Sir Tim Berners-Lee, the creator of the first web browser WorldWideWeb, has announced he will auction off the source code of his creation in a series of NFTs. This is a surprise move to many, as Berners-Lee has never before sought to profit off the browser, which was launched in 1991 and discontinued in 1994. No patent was filed for the source code, which entered the public domain in 1993. Sotheby’s, the company hosting the NFT auction, says that the proceeds will go towards initiatives that Berners-Lee and his wife support. The auction will be open from June 23 to June 30, with bidding starting at $1,000.
There has been much hype around NFTs in recent times, with many other famous folks clamoring to get involved. An NFT is not the actual digital object it is associated with but is rather a digital certificate of ownership that lives on the blockchain, similar to cryptocurrencies such as bitcoin. They have also been the source of much controversy, with their electricity-guzzling nature deemed terrible for the environment. The reliability of NFTs themselves has also been called into question, as they rely on URLs and servers hosting the digital objects the NFTs refer to remaining online and functional.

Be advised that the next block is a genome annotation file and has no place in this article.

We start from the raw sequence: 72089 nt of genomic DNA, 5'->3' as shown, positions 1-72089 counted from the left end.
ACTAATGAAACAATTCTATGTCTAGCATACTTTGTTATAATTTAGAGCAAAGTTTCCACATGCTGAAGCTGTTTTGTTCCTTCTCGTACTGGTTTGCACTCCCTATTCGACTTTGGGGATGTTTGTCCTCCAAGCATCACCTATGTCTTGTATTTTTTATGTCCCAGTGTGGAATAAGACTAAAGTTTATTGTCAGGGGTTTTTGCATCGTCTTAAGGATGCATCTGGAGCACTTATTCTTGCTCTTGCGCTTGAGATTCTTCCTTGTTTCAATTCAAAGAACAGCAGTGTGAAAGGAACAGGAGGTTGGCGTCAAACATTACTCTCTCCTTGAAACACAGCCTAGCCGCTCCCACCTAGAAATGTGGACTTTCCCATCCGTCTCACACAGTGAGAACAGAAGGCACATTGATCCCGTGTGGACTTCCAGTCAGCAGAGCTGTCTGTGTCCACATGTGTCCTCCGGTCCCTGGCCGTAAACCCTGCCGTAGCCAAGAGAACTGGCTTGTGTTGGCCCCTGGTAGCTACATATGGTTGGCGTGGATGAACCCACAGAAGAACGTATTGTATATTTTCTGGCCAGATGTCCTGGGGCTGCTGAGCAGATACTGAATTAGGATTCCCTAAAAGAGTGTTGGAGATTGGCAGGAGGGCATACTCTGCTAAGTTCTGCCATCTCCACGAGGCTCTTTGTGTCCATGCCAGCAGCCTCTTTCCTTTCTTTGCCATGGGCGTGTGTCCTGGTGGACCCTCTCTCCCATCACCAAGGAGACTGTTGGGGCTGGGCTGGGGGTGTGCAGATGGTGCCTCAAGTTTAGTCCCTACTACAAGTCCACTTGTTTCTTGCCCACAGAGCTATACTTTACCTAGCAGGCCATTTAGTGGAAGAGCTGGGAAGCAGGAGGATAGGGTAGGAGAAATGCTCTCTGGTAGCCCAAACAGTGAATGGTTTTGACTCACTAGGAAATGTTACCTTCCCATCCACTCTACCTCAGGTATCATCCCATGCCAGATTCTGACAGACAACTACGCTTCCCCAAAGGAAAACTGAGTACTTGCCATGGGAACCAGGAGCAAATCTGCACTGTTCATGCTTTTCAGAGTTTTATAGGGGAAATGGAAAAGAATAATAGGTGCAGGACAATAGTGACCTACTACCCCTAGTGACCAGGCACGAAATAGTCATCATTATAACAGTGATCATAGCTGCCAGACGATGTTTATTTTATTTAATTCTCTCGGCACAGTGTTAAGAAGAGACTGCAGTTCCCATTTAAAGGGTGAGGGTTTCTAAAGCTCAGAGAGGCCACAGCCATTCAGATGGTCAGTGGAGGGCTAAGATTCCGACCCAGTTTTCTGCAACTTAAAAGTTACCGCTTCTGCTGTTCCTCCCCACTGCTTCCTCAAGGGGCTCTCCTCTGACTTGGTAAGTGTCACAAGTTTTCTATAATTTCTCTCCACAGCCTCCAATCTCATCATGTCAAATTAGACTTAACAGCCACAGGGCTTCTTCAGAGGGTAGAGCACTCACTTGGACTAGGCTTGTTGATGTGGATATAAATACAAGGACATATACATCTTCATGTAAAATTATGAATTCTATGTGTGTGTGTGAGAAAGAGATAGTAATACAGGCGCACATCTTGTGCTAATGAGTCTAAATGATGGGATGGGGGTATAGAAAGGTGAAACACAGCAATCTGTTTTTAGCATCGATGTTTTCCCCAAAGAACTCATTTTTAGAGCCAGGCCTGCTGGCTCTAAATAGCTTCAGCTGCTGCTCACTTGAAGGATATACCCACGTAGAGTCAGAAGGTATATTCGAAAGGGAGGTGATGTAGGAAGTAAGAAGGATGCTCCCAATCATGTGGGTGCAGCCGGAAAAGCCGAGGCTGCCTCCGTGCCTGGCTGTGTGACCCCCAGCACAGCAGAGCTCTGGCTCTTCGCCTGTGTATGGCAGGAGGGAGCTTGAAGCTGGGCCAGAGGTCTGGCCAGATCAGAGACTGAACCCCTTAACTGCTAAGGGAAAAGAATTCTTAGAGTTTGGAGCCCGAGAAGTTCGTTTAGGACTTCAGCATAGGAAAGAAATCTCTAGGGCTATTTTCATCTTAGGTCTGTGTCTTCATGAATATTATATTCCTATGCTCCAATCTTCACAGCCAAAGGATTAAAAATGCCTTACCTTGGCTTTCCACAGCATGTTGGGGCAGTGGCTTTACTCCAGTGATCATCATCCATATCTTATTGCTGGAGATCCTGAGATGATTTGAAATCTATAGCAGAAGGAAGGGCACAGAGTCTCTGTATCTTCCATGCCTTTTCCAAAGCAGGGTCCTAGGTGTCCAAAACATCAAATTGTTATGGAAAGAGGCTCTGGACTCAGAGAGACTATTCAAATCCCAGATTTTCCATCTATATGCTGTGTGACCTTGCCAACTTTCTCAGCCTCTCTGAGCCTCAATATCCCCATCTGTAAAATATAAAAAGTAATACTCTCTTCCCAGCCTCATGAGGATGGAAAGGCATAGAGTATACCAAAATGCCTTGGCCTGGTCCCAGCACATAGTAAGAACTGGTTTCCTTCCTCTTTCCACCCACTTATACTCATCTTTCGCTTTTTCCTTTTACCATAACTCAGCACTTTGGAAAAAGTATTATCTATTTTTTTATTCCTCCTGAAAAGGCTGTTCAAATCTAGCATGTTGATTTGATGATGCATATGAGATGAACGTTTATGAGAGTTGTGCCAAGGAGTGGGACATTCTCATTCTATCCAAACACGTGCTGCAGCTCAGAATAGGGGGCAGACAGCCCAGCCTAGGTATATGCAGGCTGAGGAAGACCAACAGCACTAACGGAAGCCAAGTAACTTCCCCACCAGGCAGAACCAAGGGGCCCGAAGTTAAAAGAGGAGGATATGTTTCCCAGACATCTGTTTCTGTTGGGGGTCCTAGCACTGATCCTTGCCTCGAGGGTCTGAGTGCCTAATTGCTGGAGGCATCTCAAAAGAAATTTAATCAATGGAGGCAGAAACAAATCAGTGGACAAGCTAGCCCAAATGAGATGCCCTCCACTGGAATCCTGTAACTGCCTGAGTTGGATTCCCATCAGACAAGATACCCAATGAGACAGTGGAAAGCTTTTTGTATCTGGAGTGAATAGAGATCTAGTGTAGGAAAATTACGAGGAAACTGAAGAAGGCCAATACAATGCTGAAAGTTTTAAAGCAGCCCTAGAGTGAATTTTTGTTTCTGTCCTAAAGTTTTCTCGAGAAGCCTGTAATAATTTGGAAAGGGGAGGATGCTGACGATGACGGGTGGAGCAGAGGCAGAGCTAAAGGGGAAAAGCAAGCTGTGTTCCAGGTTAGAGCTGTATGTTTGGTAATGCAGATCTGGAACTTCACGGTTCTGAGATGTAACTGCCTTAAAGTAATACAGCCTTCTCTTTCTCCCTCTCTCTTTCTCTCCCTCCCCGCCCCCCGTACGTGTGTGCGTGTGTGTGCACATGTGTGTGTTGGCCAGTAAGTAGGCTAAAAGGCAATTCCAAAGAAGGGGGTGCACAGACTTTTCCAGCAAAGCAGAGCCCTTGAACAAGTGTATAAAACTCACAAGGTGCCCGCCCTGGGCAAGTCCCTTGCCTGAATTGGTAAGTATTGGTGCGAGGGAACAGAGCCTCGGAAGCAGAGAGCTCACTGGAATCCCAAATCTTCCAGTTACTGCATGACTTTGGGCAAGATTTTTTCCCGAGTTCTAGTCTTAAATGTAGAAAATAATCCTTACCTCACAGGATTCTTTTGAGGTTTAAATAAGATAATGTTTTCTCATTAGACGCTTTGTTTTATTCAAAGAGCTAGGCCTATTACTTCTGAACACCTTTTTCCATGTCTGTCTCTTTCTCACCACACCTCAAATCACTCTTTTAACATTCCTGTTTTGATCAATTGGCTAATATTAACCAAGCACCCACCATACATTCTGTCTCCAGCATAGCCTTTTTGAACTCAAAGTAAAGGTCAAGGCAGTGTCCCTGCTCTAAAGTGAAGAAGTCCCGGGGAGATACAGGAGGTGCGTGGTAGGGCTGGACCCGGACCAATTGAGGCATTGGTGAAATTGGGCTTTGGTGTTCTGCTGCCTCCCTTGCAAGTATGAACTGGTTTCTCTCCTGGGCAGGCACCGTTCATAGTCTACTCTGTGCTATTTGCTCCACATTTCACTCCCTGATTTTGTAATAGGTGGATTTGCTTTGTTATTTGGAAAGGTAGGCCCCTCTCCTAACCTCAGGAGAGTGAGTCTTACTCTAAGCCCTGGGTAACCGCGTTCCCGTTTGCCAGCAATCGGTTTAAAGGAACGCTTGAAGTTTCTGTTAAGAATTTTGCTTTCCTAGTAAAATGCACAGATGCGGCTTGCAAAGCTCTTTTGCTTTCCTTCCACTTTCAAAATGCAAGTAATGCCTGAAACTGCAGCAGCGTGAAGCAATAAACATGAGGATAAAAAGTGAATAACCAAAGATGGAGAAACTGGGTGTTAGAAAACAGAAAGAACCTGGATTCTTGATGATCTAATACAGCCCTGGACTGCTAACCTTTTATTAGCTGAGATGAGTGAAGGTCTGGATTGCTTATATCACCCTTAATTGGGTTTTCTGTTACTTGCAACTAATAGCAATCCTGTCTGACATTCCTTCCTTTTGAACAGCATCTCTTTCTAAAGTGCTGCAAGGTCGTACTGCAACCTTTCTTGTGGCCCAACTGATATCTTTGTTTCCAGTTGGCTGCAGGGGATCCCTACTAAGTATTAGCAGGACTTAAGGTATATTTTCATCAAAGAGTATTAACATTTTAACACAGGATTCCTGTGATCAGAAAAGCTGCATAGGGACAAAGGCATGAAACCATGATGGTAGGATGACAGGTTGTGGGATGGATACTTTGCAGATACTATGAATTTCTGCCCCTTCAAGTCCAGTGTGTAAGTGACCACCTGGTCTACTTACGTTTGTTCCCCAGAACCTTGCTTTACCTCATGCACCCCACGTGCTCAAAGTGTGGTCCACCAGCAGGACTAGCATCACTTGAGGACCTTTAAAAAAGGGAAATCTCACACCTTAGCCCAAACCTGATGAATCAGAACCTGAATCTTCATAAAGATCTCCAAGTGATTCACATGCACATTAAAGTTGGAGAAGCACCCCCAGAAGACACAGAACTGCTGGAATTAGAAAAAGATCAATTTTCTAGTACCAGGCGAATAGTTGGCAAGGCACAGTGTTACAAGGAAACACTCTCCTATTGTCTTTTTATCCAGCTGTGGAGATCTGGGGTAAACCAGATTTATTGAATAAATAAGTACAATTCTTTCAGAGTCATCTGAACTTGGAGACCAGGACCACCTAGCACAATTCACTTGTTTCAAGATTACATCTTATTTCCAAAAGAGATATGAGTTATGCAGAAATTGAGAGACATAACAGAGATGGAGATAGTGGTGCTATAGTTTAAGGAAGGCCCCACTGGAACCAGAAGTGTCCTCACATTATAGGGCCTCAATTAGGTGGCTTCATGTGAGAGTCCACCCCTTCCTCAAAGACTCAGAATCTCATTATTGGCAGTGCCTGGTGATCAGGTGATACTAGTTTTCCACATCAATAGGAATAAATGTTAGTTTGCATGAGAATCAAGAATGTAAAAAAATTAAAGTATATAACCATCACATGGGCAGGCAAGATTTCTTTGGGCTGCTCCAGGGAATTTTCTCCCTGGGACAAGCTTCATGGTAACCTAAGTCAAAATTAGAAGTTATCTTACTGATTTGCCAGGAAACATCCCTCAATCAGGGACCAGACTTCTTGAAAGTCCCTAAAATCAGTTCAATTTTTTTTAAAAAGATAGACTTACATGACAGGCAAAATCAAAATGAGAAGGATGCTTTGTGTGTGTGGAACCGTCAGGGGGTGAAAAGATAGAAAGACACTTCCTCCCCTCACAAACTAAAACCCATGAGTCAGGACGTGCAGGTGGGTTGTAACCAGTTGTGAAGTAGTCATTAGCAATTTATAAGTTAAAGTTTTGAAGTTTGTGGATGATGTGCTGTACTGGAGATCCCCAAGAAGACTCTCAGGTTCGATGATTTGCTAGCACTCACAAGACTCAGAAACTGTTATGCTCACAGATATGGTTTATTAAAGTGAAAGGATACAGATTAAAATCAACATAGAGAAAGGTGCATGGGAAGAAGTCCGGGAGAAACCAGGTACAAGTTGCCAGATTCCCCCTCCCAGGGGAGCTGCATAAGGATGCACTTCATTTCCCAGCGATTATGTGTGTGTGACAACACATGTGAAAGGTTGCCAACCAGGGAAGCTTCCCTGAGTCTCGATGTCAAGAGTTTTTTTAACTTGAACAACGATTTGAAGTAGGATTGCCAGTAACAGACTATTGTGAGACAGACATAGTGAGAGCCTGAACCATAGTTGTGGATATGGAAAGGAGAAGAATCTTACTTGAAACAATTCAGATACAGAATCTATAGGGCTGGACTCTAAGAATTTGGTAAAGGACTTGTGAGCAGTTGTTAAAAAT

According to Sotheby’s, the NFTs of the original web browser includes four different “works”. The first is an “Original archive of dated and time-stamped files containing the source code” plus “the original HTML documents that instructed early web users on how to use the application.” The second is an “Animated visualization of the code being written (Video, black & white, silent), lasting 30 minutes 25 seconds.” The third is a “digital poster” in the form of a Scalable Vector Graphics representation of the code, with the digital signature of Sir Tim Berners-Lee on the bottom right. The fourth is “A letter written in the README.md file (in “markdown” format) by Sir Tim in June of 2021, reflecting upon the code and his process of creating it.”
"For me, the best bit about the web has been the spirit of collaboration. While I do not make predictions about the future, I sincerely hope its use, knowledge and potential will remain open and available to us all to continue to innovate, create and initiate the next technological transformation, that we cannot yet imagine," Berners-Lee said in a statement from Sotheby's. "NFTs, be they artworks or a digital artefact like this, are the latest playful creations in this realm, and the most appropriate means of ownership that exists. They are the ideal way to package the origins behind the web.”